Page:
Starting this year, there are some changes to individual tax forms related to the Affordable Care Act (ACA). Along with a few new lines on existing forms, there will also be two new forms that will need to be included with some tax returns. While most taxpayers will simply need to check a box on their tax return to indicate they had health coverage for all of 2014, there are also new lines on Forms 1040, 1040A, and 1040EZ related to the healthcare law. Some individuals covered by employer plans are being told by tax preparers or others that a special form is needed in order to file taxes this year. This is not correct. This update is intended to clarify the individual tax filing requirements for employees covered by employer sponsored plans and those covered by Marketplace plans.
The ACA requires that most Americans have qualifying coverage for each month of the year, qualify for an exemption from the coverage requirement, or make an individual shared responsibility payment (the individual mandate) when filing the federal income tax return. Examples and information about figuring the payment are available on the IRS Calculating the Payment page. Use the chart on IRS.gov/aca to find out if insurance counts as qualifying coverage.
Employer Provided Coverage: For 2014 tax filings (due in early 2015), any employee who had health coverage through an employer in 2014 simply has to check a box on their Form 1040 series return to indicate that each member of their family had qualifying health coverage for the whole year. No further action is required.
No proof of coverage from the coverage provider (Form 1095-B) or employer (1095-C) is required for the 2014 individual tax filing.
Taxpayers will submit information from a Form 1095-B or 1095-C with their tax filings next year. See our Update for more information on these Forms.
Some Medicare members and individuals covered by employer plans are being told by tax preparers or others, that a special form is needed in order to file taxes this year. This is not correct. Group Medicare Advantage and Medicare Prescription drug plan members and individuals covered by employer plans are excluded from the requirement to submit coverage information for this year’s individual tax filing (they will be required to submit information from a Form 1095-B or 1095-C with their filings next year).
Marketplace Coverage: For 2014 tax filings (due in early 2015), any individual who had health coverage through an Exchange/Marketplace will receive a Form 1095-A, Health Insurance Marketplace Statement (reports information to the IRS about qualifying coverage offered under an Exchange/Marketplace plan).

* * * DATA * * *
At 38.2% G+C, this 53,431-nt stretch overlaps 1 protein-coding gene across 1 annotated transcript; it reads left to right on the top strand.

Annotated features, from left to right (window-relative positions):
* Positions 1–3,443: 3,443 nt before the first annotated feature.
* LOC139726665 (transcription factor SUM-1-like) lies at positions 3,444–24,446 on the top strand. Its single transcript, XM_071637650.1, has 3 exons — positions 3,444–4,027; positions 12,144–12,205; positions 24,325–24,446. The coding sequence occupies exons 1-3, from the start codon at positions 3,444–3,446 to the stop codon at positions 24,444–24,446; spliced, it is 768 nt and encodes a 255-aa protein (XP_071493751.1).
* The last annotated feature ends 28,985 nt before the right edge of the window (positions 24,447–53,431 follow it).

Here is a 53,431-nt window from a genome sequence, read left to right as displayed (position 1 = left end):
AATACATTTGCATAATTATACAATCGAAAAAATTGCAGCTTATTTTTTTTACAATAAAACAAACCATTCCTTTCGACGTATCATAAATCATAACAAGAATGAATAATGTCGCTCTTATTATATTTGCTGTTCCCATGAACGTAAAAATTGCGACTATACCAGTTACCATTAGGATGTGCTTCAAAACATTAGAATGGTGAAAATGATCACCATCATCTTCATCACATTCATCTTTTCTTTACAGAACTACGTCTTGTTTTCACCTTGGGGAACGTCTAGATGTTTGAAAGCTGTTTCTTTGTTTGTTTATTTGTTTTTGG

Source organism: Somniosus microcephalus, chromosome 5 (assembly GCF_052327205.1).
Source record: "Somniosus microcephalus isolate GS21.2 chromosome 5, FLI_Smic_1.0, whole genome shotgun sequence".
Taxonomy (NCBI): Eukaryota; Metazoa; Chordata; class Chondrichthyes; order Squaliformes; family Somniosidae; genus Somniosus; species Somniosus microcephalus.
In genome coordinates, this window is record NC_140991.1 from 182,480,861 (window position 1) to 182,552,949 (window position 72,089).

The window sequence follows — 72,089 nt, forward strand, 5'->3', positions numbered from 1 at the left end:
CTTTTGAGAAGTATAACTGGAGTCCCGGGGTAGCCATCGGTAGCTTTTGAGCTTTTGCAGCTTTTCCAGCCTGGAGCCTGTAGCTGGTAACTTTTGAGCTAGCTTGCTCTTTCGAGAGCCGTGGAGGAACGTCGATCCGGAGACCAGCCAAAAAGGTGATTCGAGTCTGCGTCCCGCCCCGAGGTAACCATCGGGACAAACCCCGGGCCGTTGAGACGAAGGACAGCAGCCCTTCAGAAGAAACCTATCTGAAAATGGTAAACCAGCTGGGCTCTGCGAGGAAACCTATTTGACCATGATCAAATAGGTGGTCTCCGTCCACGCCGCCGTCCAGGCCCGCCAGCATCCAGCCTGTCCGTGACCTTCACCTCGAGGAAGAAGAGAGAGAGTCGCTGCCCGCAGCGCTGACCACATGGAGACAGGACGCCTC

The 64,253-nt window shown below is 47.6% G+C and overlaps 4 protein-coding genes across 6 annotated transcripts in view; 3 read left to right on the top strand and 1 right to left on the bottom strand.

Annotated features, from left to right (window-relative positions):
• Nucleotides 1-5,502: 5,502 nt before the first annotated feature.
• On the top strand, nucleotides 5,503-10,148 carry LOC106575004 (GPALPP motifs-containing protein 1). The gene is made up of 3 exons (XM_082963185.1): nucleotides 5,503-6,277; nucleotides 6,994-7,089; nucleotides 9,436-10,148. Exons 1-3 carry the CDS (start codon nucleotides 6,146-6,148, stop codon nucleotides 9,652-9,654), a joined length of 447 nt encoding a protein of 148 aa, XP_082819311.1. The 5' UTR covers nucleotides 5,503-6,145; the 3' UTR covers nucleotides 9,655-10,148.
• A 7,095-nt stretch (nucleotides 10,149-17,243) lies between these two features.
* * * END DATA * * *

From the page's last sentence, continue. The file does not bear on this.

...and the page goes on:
No proof of coverage, including Form 1095-A, is required to be sent to the IRS when filing the 2014 tax return. However, it’s a good idea to keep records on hand to verify coverage.
Any taxpayer who had coverage through the Marketplace and benefited from advance payments of the premium tax credit must file a federal income tax return, and will need to reconcile those advance payments with the amount of premium tax credit they were entitled to based on actual income. As a result, some people may see a smaller or larger tax refund or tax liability than they were expecting.
IRS Form 8962, Premium Tax Credit (PTC), is used to calculate the premium tax credit and reconcile the credit with any advance payments. Information from the Form 1095-A will be used to calculate the amount of any premium tax credit.
Exemptions: Some Americans may be eligible to claim an exemption from the requirement to have coverage in 2014. Anyone who qualifies for an exemption will need to complete the new IRS Form 8965, Health Coverage Exemptions, when filing their tax return. Some exemptions require an application through the Marketplace. However, most of the exemptions are easily obtained from the IRS when filing the tax return. If an exemption is received through the Marketplace, an Exemption Certificate Number will be provided to include when filing taxes.
In closing, many employees and employers are confused with this year’s tax filing season requirements as this is the first year consumers are required to report whether they had health insurance in 2014. While the healthcare law has several parts, new IRS Publication 5187, Healthcare Law: What’s New for Individuals and Families, provides an overview of what’s new for the 2014 federal individual tax return filing in 2015. Employers should note that individuals covered by employer plans are excluded from the requirement to submit employer plan coverage information for this year’s individual tax filing. Information regarding employer plan coverage from the new Form 1095-B or 1095-C will be submitted starting with individual filings next year.
Contact your Conner Strong & Buckelew account representative toll free at 1-877-861-3220 should you have any questions. For a complete list of Legislative Updates issued by Conner Strong & Buckelew, visit our online Resource Center.